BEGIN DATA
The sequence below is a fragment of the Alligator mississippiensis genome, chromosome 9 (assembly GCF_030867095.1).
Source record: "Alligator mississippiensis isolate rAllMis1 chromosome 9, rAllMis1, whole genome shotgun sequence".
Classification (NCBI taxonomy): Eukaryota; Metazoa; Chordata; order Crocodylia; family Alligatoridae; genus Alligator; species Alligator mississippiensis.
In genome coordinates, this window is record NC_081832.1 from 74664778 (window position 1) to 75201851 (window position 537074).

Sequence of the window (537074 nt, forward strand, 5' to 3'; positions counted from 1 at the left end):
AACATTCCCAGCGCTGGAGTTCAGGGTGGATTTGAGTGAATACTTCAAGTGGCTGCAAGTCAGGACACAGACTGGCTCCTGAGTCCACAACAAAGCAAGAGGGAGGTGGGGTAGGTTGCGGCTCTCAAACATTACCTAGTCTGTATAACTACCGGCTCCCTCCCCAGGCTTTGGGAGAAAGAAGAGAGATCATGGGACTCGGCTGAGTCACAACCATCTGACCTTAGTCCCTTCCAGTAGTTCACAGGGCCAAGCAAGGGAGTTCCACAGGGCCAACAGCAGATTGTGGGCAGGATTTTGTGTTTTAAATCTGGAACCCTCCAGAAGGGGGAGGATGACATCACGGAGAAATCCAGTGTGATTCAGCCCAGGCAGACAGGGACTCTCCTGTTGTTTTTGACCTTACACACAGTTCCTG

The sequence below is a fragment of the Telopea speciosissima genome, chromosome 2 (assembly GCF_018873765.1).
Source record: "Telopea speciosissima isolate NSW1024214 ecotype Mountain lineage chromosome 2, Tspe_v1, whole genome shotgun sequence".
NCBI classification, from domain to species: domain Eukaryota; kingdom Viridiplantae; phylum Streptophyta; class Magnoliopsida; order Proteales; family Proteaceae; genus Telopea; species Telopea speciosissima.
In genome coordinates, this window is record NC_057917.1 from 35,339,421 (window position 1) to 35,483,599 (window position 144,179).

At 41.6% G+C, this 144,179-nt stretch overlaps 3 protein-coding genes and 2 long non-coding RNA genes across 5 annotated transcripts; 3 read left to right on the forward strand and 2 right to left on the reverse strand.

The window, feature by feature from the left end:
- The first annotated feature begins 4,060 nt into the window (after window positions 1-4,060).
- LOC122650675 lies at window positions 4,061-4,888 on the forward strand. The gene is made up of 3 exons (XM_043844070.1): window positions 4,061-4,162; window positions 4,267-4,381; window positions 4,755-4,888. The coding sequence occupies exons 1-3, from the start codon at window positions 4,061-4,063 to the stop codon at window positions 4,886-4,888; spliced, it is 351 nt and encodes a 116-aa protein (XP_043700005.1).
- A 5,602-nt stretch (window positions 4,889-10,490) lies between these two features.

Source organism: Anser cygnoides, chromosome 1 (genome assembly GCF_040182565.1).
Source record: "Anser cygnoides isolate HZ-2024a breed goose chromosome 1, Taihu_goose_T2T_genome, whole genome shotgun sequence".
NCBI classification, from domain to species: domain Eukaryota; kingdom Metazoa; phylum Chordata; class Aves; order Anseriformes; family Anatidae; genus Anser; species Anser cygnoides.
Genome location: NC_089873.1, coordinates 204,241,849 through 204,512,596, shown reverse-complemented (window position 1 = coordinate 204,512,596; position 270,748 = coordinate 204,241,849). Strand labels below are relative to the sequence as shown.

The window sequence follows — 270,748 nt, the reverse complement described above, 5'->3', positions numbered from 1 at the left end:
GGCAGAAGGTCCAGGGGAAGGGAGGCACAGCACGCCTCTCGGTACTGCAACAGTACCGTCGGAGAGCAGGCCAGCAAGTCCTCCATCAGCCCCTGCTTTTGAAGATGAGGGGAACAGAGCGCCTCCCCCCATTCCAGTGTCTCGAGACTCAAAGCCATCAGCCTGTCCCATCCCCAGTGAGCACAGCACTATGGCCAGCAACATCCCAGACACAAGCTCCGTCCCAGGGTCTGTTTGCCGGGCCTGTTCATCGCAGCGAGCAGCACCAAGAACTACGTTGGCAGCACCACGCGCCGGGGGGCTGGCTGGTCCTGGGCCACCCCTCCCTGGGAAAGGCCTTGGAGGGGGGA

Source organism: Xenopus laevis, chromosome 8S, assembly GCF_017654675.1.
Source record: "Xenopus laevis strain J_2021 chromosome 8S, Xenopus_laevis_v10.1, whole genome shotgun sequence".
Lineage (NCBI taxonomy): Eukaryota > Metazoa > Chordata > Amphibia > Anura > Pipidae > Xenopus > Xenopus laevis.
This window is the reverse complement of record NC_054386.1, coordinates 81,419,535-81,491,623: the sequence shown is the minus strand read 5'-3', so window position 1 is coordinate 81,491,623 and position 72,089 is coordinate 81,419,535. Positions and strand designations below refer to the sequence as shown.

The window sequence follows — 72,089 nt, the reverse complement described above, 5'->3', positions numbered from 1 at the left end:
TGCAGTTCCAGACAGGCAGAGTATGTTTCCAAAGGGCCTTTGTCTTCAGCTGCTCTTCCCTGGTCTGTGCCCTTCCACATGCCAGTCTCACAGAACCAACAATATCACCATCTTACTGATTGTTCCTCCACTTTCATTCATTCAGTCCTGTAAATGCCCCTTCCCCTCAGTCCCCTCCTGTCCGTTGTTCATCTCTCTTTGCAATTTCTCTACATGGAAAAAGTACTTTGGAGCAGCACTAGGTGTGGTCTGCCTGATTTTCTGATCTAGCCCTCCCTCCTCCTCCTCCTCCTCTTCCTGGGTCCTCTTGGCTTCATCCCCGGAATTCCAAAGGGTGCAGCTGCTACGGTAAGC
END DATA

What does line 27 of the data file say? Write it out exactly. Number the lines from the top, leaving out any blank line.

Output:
TGCAGTTCCAGACAGGCAGAGTATGTTTCCAAAGGGCCTTTGTCTTCAGCTGCTCTTCCCTGGTCTGTGCCCTTCCACATGCCAGTCTCACAGAACCAACAATATCACCATCTTACTGATTGTTCCTCCACTTTCATTCATTCAGTCCTGTAAATGCCCCTTCCCCTCAGTCCCCTCCTGTCCGTTGTTCATCTCTCTTTGCAATTTCTCTACATGGAAAAAGTACTTTGGAGCAGCACTAGGTGTGGTCTGCCTGATTTTCTGATCTAGCCCTCCCTCCTCCTCCTCCTCCTCTTCCTGGGTCCTCTTGGCTTCATCCCCGGAATTCCAAAGGGTGCAGCTGCTACGGTAAGC